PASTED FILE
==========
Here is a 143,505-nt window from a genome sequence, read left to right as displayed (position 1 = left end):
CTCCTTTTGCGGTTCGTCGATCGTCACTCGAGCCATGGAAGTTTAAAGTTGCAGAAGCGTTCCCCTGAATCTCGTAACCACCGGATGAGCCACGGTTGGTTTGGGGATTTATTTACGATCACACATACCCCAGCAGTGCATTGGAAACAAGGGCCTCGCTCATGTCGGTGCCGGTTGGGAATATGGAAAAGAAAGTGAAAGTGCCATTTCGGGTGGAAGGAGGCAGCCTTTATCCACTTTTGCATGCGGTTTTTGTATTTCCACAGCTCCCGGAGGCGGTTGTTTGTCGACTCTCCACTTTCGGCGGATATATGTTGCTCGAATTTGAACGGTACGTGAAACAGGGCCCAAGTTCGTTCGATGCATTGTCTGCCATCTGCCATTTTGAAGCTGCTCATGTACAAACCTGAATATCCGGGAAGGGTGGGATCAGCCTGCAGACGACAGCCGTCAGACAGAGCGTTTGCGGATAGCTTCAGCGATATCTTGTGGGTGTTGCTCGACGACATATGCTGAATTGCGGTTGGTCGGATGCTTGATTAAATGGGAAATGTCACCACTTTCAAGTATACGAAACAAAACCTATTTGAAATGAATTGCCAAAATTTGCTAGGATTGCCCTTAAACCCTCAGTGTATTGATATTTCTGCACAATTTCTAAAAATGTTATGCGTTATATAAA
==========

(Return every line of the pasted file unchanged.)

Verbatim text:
Here is a 143,505-nt window from a genome sequence, read left to right as displayed (position 1 = left end):
CTCCTTTTGCGGTTCGTCGATCGTCACTCGAGCCATGGAAGTTTAAAGTTGCAGAAGCGTTCCCCTGAATCTCGTAACCACCGGATGAGCCACGGTTGGTTTGGGGATTTATTTACGATCACACATACCCCAGCAGTGCATTGGAAACAAGGGCCTCGCTCATGTCGGTGCCGGTTGGGAATATGGAAAAGAAAGTGAAAGTGCCATTTCGGGTGGAAGGAGGCAGCCTTTATCCACTTTTGCATGCGGTTTTTGTATTTCCACAGCTCCCGGAGGCGGTTGTTTGTCGACTCTCCACTTTCGGCGGATATATGTTGCTCGAATTTGAACGGTACGTGAAACAGGGCCCAAGTTCGTTCGATGCATTGTCTGCCATCTGCCATTTTGAAGCTGCTCATGTACAAACCTGAATATCCGGGAAGGGTGGGATCAGCCTGCAGACGACAGCCGTCAGACAGAGCGTTTGCGGATAGCTTCAGCGATATCTTGTGGGTGTTGCTCGACGACATATGCTGAATTGCGGTTGGTCGGATGCTTGATTAAATGGGAAATGTCACCACTTTCAAGTATACGAAACAAAACCTATTTGAAATGAATTGCCAAAATTTGCTAGGATTGCCCTTAAACCCTCAGTGTATTGATATTTCTGCACAATTTCTAAAAATGTTATGCGTTATATAAA